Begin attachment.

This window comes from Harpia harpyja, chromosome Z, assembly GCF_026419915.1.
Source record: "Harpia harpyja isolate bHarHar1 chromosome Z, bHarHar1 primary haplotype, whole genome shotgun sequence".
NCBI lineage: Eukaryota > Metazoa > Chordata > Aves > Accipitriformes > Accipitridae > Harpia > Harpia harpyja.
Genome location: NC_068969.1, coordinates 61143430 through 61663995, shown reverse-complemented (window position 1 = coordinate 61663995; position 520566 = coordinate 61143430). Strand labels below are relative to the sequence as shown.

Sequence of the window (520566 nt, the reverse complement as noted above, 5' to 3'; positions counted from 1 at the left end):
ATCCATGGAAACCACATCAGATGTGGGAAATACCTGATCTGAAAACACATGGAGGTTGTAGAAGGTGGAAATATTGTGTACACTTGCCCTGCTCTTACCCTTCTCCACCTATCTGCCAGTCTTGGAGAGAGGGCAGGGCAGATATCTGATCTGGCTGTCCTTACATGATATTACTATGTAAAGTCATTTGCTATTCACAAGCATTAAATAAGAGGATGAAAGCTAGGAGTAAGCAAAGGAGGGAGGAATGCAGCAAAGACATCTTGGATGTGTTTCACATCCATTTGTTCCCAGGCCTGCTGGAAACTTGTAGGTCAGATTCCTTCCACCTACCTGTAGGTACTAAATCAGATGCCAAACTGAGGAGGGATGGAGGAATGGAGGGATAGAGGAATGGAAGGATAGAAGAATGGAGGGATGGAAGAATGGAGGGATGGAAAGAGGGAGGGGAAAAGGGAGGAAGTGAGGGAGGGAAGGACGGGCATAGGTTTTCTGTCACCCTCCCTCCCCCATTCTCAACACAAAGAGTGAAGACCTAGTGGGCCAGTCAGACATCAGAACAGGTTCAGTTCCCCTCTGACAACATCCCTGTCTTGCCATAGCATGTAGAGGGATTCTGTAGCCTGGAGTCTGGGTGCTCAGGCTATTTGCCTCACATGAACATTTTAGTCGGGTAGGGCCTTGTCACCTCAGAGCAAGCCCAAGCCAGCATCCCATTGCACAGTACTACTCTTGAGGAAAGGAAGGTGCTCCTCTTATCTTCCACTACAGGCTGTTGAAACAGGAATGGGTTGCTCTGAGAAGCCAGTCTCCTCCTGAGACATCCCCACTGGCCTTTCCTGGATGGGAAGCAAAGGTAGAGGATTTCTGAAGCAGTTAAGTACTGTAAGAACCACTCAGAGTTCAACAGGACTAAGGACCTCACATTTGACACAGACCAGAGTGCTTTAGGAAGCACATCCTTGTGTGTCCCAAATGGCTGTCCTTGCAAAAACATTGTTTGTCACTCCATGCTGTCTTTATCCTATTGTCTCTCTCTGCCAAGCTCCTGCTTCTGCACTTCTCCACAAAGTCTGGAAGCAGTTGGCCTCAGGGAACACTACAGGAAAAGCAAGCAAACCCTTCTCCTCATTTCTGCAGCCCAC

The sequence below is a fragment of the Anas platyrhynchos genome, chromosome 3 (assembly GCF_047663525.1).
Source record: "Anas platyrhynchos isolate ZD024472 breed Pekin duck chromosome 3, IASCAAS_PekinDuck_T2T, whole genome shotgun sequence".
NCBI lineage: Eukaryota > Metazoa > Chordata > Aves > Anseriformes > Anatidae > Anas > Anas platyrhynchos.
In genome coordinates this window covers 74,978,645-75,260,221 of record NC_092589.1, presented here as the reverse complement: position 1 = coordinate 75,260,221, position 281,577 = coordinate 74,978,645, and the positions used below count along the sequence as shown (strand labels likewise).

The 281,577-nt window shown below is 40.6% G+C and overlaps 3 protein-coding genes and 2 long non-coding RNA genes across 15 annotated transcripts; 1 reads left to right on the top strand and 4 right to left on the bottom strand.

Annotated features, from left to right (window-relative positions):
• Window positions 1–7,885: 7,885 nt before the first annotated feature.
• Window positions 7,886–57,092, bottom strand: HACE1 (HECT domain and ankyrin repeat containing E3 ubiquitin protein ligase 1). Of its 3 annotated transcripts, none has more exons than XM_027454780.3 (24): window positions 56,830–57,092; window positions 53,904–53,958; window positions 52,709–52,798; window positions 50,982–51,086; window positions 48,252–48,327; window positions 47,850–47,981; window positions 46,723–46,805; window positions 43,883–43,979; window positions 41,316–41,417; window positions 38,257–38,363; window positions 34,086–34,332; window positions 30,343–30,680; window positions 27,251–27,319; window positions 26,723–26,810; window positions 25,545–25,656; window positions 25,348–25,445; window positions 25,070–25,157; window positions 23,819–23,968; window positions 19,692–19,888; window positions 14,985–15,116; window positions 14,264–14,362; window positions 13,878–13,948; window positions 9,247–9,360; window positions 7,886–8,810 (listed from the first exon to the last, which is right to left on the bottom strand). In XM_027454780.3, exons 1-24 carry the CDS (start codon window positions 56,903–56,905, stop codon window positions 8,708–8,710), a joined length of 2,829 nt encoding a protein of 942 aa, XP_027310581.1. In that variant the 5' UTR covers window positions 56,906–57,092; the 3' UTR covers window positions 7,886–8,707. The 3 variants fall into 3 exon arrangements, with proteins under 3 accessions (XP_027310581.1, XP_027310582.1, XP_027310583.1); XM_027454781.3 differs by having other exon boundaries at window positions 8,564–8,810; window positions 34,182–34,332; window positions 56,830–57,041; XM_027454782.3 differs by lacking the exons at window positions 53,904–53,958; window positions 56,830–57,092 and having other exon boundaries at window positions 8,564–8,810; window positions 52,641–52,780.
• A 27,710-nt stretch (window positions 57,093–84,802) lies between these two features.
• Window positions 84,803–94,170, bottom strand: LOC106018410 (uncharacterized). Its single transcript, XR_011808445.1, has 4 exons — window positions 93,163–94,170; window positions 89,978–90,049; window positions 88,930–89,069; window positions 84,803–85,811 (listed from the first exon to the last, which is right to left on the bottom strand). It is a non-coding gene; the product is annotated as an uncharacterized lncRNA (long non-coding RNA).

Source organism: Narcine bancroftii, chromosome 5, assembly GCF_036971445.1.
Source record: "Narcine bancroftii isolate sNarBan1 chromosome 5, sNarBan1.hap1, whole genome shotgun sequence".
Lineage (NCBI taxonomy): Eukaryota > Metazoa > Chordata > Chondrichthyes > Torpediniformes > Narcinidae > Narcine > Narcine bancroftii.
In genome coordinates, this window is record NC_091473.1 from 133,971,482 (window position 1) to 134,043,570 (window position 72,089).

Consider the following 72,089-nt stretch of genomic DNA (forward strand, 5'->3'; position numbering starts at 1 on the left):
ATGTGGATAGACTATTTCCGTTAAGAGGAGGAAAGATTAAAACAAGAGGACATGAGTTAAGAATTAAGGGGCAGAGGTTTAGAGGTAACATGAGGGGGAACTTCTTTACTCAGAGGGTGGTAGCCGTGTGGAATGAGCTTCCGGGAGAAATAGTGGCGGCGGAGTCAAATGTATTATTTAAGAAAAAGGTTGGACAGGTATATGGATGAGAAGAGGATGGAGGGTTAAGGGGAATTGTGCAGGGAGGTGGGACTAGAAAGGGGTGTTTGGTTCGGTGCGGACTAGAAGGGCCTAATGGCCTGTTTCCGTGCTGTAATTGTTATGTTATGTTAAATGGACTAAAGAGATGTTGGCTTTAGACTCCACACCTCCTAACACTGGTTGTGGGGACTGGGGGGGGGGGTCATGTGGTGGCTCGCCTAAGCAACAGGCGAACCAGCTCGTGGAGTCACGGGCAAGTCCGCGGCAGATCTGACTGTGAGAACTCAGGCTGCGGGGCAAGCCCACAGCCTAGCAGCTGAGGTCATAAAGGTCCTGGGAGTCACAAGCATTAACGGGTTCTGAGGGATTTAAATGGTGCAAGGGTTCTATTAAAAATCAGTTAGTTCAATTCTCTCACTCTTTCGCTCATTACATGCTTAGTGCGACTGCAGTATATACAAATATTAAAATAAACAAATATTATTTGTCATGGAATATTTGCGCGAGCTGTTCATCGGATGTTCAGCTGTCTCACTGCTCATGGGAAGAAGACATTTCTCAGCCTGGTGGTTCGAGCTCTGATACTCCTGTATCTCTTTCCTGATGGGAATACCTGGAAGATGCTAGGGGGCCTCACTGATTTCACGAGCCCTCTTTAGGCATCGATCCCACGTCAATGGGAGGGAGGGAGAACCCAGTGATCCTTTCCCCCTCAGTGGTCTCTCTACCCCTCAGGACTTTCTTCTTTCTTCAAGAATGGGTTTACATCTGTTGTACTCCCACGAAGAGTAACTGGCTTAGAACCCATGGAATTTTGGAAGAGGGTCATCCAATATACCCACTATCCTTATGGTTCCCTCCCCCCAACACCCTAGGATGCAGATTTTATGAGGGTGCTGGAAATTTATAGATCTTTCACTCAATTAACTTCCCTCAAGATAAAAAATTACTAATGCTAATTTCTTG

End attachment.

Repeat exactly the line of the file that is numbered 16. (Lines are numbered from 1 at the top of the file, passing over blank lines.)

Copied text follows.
• Window positions 84,803–94,170, bottom strand: LOC106018410 (uncharacterized). Its single transcript, XR_011808445.1, has 4 exons — window positions 93,163–94,170; window positions 89,978–90,049; window positions 88,930–89,069; window positions 84,803–85,811 (listed from the first exon to the last, which is right to left on the bottom strand). It is a non-coding gene; the product is annotated as an uncharacterized lncRNA (long non-coding RNA).